In studies of pediatric obesity where only one parent is allowed to participate, in only 6% of the cases is that lone parent the father. There seems to be more effort made to recruit mothers, under the assumption that they are the primary caregivers in every instance. Intentionally or accidentally, fathers are left out.
This comes from Australia’s University of Newcastle, where lead study author Philip Morgan told journalist Lisa Rapaport:
Of the limited research investigating the reasons why fathers are less likely to participate in parenting programs, key barriers appear to include competing work commitments, reduced awareness of programs or their unique and important role, reluctance to participate in “mother-dominated” environments and a lack of programs that are designed specifically for dads.
Morgan adds that when two parents are present, it is, of course, very important for their philosophies and actions to be in harmony. In the ideal situation, both parents model the desired behaviors and practice similar parenting styles with rules and expectations that are in accord.
In 2008, one in every four European children was obese, and, only two years later, that proportion had risen to one in every three. Consequently, there is a widespread conviction that something must be done. Nicole M. King describes a new Danish/American study which “makes it quite clear that children are physiologically prone to obesity if they are born in a fatherless home.”
Previous studies have looked at families that broke up after trying to make a go of it, but, apparently, a child suffers from separation anxiety even when his or her father has never lived in the same home. Comparisons were made with children from conventional families with both parents present.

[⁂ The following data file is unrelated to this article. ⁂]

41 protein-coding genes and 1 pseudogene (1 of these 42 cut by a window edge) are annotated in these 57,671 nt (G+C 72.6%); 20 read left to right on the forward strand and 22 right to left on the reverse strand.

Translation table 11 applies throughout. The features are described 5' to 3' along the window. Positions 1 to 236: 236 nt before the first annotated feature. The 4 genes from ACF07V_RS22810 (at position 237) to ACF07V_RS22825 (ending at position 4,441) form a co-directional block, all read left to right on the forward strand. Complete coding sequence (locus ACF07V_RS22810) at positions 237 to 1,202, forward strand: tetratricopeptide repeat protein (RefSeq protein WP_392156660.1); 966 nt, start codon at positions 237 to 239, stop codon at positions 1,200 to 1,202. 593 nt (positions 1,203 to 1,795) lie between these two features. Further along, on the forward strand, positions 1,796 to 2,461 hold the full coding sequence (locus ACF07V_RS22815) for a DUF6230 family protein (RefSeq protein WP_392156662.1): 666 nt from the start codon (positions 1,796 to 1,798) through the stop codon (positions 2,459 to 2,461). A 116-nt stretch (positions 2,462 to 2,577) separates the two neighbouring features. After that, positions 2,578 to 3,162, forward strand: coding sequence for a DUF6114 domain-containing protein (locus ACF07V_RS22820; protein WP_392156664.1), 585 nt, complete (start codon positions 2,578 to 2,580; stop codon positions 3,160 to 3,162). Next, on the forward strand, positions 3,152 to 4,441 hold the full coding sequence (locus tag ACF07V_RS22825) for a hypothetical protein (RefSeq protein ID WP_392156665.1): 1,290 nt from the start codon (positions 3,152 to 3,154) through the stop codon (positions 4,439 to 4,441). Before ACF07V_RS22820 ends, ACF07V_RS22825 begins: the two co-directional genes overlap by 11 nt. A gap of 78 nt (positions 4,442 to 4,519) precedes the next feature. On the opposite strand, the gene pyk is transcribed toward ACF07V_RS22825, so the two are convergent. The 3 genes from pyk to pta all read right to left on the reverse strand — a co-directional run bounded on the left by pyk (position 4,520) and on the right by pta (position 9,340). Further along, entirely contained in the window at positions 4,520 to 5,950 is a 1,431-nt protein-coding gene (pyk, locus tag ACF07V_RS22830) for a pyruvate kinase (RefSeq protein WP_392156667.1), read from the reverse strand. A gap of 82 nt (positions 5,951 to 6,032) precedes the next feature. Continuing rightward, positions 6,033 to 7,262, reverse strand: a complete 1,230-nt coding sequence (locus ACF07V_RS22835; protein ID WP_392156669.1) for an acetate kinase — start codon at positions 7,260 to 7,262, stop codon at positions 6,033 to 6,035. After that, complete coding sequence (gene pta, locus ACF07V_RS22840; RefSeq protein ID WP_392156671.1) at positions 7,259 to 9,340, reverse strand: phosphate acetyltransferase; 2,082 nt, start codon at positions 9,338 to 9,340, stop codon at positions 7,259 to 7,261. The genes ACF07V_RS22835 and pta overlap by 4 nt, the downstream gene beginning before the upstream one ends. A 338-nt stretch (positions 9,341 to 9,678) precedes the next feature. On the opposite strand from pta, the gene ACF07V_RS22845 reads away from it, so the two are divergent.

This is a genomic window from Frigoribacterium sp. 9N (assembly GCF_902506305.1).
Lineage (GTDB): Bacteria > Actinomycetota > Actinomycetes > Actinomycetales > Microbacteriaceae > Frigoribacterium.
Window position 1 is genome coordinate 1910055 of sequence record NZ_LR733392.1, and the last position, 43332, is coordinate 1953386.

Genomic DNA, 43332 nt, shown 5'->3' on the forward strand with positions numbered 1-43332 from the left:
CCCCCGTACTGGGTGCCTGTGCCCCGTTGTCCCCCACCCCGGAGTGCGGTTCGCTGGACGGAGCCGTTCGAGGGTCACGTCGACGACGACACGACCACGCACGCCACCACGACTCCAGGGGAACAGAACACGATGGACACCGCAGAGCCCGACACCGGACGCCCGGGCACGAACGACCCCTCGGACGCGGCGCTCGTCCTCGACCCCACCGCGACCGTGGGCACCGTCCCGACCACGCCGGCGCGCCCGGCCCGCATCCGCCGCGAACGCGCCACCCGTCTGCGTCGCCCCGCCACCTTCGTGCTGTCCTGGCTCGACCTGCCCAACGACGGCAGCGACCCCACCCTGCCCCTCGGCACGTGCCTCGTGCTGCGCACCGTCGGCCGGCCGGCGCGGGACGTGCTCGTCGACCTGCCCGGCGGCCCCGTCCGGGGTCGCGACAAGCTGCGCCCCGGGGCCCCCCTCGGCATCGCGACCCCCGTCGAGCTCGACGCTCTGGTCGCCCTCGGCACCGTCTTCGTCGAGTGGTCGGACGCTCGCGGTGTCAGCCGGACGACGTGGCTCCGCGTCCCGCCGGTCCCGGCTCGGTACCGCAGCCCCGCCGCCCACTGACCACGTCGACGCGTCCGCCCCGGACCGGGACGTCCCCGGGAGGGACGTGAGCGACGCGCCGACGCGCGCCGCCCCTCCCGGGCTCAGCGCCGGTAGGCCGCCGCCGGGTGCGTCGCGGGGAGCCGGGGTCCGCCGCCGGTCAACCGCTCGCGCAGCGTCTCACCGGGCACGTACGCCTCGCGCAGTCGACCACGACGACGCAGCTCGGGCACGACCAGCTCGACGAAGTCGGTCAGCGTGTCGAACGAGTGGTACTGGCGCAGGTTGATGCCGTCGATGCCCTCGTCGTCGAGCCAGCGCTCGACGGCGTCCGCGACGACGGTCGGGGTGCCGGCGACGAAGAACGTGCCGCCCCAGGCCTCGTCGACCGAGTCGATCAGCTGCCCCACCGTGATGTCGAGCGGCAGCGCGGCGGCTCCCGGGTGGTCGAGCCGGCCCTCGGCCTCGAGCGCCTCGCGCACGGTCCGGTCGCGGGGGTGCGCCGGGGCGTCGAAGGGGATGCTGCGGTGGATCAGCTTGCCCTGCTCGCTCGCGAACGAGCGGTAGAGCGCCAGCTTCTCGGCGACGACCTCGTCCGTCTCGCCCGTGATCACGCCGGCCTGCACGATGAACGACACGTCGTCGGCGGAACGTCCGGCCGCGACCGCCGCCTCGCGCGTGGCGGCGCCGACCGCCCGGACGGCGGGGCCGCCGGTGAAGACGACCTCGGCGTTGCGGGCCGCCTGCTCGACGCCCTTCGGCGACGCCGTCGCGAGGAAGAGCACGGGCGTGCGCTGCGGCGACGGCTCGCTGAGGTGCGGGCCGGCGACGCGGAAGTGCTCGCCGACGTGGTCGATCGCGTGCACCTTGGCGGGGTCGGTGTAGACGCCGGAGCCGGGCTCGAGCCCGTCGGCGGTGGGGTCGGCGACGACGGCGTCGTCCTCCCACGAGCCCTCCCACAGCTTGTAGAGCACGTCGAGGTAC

Kids who never lived with their fathers, when they get to the 9-11 year range, are twice as likely to be overweight and three times as likely to be obese. King explains:
What is new about this study focusing on Danish children is its focus on children whose parents were already separated at the time of their birth. Quite plausibly, the researchers interpret their findings as evidence of “a fetal programming effect due to prenatal moderate stress exposure.”
Researchers from the Universities of Copenhagen and Kansas formulated this biochemical explanation:
Early parental separation may be a stress factor causing a long-term alteration in the hypothalamic-pituitary-adrenal-axis activity possibly impacting on the susceptibility to develop overweight and obesity.
The bad news here is that any government entity interested in ending the childhood obesity epidemic must concentrate not only on nutrition and good habits, but on somehow convincing men and women to raise their children together, which is kind of a tall order.
Father’s influence starts early
Thanks to nutrition and dietetics expert Adam Walsh of the Royal Children’s Hospital, the Deakin Institute for Physical Activity and Nutrition undertook a study to learn how a father influences his first-born child’s relationship to food. As it turns out, children as young as 20 months “already take cues from their father’s intake of sugary snacks, takeaway foods and soft drinks.” Whether or not fathers realize it, the behavior they model matters a lot, whether it is sitting down for a family meal or shunning green vegetables.
Fathers would do well to step up and acknowledge their role model status, because otherwise they miss a prime opportunity to help form a child’s healthy taste and habits. Journalist Jemma Ryan says of Walsh:
His advice is to lead by example by setting a context around when treat foods are appropriate and, where possible, assist with meal preparation to help spark the child’s interest with food, cooking and nutrition.
Your responses and feedback are welcome!
Source: “Few dads take part in trials of obesity treatments for kids,” WHBL.com, 01/28/17
Source: “Missing fathers, swelling waistlines,” MercatorNet.com, 02/16/17
Source: “Deakin University research shows dads influence kids’ dietary behaviour,” GeelongAdvertiser.com, 04/30/17
Photo credit: Army Medicine via Visualhunt/CC BY